Interview: Vanessa Carlton on ‘Liberman,’ favorite tracks and fans

Carlton's new album will be released on Friday, Oct. 23, 2015 -- photo by Eddie Chacon
Carlton’s new album was released on Friday, Oct. 23, 2015 — photo by Eddie Chacon

Vanessa Carlton

The Mill — Sunday, Nov. 1 at 7 p.m.

Asking a musician if she’s especially fond of a single song on her new album may be a faux pas, but it feels like a forgivable one. It’s like asking which child a parent of six loves best. You know they’ve got a favorite, even if it’s impolite to say so.

“I just love how ‘Nothing [Where Something Used to Be]’ came out,” said Carlton, whose new album dropped last Friday, Oct. 23 and is available on iTunes. “I also really like ‘Matter of Time,’ though,” she said. “I like its simplicity.”

Simplicity is something of a calling card and misnomer for the 35-year-old singer-songwriter’s work. Her music is deceptively simple, in other words — prone to sweet, subtle lyrics and piano riffs whose delicacy both belies and distracts from their technical prowess. Perhaps best known for her 2002 megahit, “A Thousand Miles,” Vanessa Carlton is a musician’s pop musician. At their best, her songs call on her listeners’ will to move — no small coincidence, since she started performing music after graduating New York’s School of American Ballet.

Certain tracks on Liberman fit the bill — most of them, in fact — but the album’s sound is a far cry from her earliest music. It’s eerie, dreamy, trance-like stuff.

“I’m not going to, I mean, I can’t sound the same as I did when I was twenty-one,” Carlton said, laughing. Liberman’s production process was something new for the artist, too. “It really is such a special place to work,” Carlton says of Real World Studios in Wiltshire, England, where she cut most of the album with producer Steve Osborne. After recording seven songs at Real World, she finished the album in Nashville with Adam Landry, who’d converted his garage into a recording studio.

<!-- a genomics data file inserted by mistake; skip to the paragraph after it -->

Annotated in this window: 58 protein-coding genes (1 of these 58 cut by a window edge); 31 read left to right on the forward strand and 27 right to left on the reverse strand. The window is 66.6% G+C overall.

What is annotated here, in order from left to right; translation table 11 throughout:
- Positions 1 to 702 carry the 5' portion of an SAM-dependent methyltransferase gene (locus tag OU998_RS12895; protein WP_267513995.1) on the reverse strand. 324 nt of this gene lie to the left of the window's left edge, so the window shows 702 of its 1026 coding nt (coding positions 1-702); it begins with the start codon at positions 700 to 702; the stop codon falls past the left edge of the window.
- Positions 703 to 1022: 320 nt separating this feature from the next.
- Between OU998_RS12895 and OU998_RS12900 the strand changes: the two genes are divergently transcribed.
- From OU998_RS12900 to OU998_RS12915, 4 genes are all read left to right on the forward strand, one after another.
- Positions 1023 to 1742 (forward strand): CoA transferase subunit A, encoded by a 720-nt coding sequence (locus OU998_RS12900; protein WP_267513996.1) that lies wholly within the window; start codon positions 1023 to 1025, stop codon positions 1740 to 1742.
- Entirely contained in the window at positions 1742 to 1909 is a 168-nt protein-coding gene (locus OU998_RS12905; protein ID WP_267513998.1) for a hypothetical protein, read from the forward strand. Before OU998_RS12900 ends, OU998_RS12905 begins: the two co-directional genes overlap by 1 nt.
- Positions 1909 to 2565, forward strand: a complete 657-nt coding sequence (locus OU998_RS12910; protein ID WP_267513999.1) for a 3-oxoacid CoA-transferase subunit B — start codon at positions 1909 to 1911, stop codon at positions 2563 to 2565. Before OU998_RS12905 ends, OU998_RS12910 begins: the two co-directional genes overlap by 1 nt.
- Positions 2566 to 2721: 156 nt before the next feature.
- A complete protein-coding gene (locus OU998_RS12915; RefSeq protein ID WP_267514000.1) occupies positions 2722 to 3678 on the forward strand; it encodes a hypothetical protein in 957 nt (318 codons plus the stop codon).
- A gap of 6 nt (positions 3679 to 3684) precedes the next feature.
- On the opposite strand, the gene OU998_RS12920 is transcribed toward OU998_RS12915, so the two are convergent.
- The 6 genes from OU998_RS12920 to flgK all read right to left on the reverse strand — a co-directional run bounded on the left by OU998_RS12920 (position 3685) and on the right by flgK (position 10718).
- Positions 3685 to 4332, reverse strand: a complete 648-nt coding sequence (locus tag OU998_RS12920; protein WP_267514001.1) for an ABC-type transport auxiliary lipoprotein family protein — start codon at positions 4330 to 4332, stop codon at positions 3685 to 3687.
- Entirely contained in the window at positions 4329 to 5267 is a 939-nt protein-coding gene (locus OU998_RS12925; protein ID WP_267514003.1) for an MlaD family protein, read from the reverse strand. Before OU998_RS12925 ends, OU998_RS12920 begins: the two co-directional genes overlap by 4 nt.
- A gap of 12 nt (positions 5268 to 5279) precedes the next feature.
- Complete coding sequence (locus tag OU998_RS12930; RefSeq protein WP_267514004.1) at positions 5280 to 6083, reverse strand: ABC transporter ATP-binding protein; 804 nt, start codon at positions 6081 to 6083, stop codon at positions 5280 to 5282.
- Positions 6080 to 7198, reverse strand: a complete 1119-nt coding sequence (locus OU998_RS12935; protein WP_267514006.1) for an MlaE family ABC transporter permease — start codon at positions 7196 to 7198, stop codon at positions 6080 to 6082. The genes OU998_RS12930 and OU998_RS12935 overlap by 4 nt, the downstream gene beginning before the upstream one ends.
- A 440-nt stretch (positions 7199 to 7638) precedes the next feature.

“There are a lot of studios like that here,” said Carlton, who lives in Nashville with her husband and their young daughter. “Places like that don’t exist anymore in New York,” she says, charmed by the small studios’ intimacy.

In preparation for her upcoming tour — which will bring her to The Mill on Sun, Nov. 1 — Carlton has been practicing tracks from earlier albums in addition to honing her new songs. “We’re trying to do a couple that people will know from each record,” she said, describing her preferred setlists in a way that sounds like gentle philosophy. “People like to hear their old favorites, so I like to play those first. Once you earn your audience’s trust, then you get to play the new stuff.”

“Is that the important part?” I asked. “Knowing the audience trusts you?”

She paused before answering. After experiencing an ectopic pregnancy and suffering a miscarriage, Carlton married Deer Tick’s John McCauley in a ceremony officiated by Stevie Nicks in December 2013. In June 2014, Carlton posted an announcement to Facebook: Liberman’s release would be delayed until the following summer. She and McCauley were expecting a child, a girl born this past January.

“My work has ebbed and flowed, and the direction of my career has changed a lot,” she said, speaking of her music’s evolution and the changes in her personal life. “That’s why it’s so good to connect with fans,” Carlton continued, sighing warmly. “They’re real. They’re the real deal. They’re the one’s that matter. They’ll be with me forever.”

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